How to Use AI Denoise in Lightroom

Lightroom has some impressively powerful denoising tools, and they can help you rescue images that might not work otherwise. This helpful video tutorial will show you how to use them for landscape images. 

Coming to you from Christian Möhrle - The Phlog Photography, this detailed video provides a deep dive into the nuances of editing underexposed images using Lightroom's noise reduction tool. Möhrle starts with a scenario where an image shot at ISO 6,400, primarily underexposed except for the sky, demonstrates the potential of post-processing to salvage details from shadows without introducing noise. This initial situation underscores a common issue you might encounter: the choice between accepting noise or losing details. Möhrle's approach, favoring a single raw file over HDR to avoid artifacts caused by moving clouds, presents a strategic decision-making process that balances technical constraints with aesthetic goals.

Further, the video illustrates a step-by-step adjustment process, beginning with profile changes for saturation enhancement and basic corrections to improve exposure and contrast, without compromising the natural look of the sky. The emphasis on selective adjustments, like modifying temperature for warmth and applying AI denoise at an optimal point in the editing workflow, showcases an effective method to enhance image quality meticulously. This guidance is vital for you if you seek to understand how to manage noise without degrading the image's integrity. Check out the video above for the full rundown from Möhrle.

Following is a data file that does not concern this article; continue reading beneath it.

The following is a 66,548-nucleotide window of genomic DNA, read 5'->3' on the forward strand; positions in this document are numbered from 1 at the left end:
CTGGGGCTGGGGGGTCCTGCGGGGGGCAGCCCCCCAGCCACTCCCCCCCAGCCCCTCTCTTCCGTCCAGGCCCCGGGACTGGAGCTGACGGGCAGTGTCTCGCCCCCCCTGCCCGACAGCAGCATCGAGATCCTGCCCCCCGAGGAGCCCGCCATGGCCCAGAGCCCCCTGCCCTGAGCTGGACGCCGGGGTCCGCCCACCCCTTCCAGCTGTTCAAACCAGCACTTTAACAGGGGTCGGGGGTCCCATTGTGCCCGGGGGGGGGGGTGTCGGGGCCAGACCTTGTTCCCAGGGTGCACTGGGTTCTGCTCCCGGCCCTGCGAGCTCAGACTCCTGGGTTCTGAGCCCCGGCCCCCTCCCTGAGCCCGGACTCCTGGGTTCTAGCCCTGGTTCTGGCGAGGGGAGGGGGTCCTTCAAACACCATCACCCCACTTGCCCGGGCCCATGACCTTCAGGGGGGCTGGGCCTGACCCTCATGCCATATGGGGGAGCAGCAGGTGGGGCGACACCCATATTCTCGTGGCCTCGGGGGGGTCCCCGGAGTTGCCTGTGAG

Alex Cooke's picture

Alex Cooke is a Cleveland-based portrait, events, and landscape photographer. He holds an M.S. in Applied Mathematics and a doctorate in Music Composition. He is also an avid equestrian.

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"applying AI denoise at an optimal point in the workflow"
This is a major sticking point - you have to generate an intermediate DNG file before you can proceed further. DxO's DeepPRIME works directly and non-destructively on a RAW file and isn't applied until final export, so there are no RAW workflow complications. For a high-volume event shooter like me, Adobe's workflow is a deal-killer.